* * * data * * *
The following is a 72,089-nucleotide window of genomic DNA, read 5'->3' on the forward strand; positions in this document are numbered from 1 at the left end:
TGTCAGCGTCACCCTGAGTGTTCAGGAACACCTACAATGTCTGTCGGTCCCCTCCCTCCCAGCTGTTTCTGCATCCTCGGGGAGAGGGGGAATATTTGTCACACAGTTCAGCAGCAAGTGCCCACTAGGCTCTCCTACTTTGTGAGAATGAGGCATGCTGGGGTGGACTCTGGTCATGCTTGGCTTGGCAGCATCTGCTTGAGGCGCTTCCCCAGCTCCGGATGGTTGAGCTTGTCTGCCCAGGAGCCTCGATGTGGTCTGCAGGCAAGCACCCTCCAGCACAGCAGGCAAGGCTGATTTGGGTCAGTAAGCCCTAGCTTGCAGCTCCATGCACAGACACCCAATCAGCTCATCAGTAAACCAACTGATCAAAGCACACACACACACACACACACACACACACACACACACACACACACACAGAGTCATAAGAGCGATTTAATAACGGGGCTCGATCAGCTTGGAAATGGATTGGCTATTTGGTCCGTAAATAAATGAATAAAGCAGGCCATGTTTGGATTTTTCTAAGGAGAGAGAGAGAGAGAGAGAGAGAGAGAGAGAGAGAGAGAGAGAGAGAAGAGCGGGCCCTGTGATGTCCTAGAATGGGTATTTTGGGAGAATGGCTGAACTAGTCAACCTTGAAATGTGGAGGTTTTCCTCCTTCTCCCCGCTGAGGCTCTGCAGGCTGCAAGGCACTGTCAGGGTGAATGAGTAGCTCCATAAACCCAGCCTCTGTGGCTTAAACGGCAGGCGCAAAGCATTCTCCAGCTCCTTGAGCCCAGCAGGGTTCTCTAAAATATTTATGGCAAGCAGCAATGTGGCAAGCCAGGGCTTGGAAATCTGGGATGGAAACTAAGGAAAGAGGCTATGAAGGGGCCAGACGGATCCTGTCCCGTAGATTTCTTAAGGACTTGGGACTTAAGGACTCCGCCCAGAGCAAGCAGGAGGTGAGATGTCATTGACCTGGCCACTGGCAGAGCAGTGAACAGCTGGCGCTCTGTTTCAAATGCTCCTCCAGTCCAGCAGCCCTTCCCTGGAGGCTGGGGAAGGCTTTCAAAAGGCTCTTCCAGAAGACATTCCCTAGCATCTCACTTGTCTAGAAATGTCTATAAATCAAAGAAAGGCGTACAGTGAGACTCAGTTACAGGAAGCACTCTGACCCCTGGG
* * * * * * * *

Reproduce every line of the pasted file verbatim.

The following is a 72,089-nucleotide window of genomic DNA, read 5'->3' on the forward strand; positions in this document are numbered from 1 at the left end:
TGTCAGCGTCACCCTGAGTGTTCAGGAACACCTACAATGTCTGTCGGTCCCCTCCCTCCCAGCTGTTTCTGCATCCTCGGGGAGAGGGGGAATATTTGTCACACAGTTCAGCAGCAAGTGCCCACTAGGCTCTCCTACTTTGTGAGAATGAGGCATGCTGGGGTGGACTCTGGTCATGCTTGGCTTGGCAGCATCTGCTTGAGGCGCTTCCCCAGCTCCGGATGGTTGAGCTTGTCTGCCCAGGAGCCTCGATGTGGTCTGCAGGCAAGCACCCTCCAGCACAGCAGGCAAGGCTGATTTGGGTCAGTAAGCCCTAGCTTGCAGCTCCATGCACAGACACCCAATCAGCTCATCAGTAAACCAACTGATCAAAGCACACACACACACACACACACACACACACACACACACACACACACACAGAGTCATAAGAGCGATTTAATAACGGGGCTCGATCAGCTTGGAAATGGATTGGCTATTTGGTCCGTAAATAAATGAATAAAGCAGGCCATGTTTGGATTTTTCTAAGGAGAGAGAGAGAGAGAGAGAGAGAGAGAGAGAGAGAGAGAGAGAGAGAAGAGCGGGCCCTGTGATGTCCTAGAATGGGTATTTTGGGAGAATGGCTGAACTAGTCAACCTTGAAATGTGGAGGTTTTCCTCCTTCTCCCCGCTGAGGCTCTGCAGGCTGCAAGGCACTGTCAGGGTGAATGAGTAGCTCCATAAACCCAGCCTCTGTGGCTTAAACGGCAGGCGCAAAGCATTCTCCAGCTCCTTGAGCCCAGCAGGGTTCTCTAAAATATTTATGGCAAGCAGCAATGTGGCAAGCCAGGGCTTGGAAATCTGGGATGGAAACTAAGGAAAGAGGCTATGAAGGGGCCAGACGGATCCTGTCCCGTAGATTTCTTAAGGACTTGGGACTTAAGGACTCCGCCCAGAGCAAGCAGGAGGTGAGATGTCATTGACCTGGCCACTGGCAGAGCAGTGAACAGCTGGCGCTCTGTTTCAAATGCTCCTCCAGTCCAGCAGCCCTTCCCTGGAGGCTGGGGAAGGCTTTCAAAAGGCTCTTCCAGAAGACATTCCCTAGCATCTCACTTGTCTAGAAATGTCTATAAATCAAAGAAAGGCGTACAGTGAGACTCAGTTACAGGAAGCACTCTGACCCCTGGG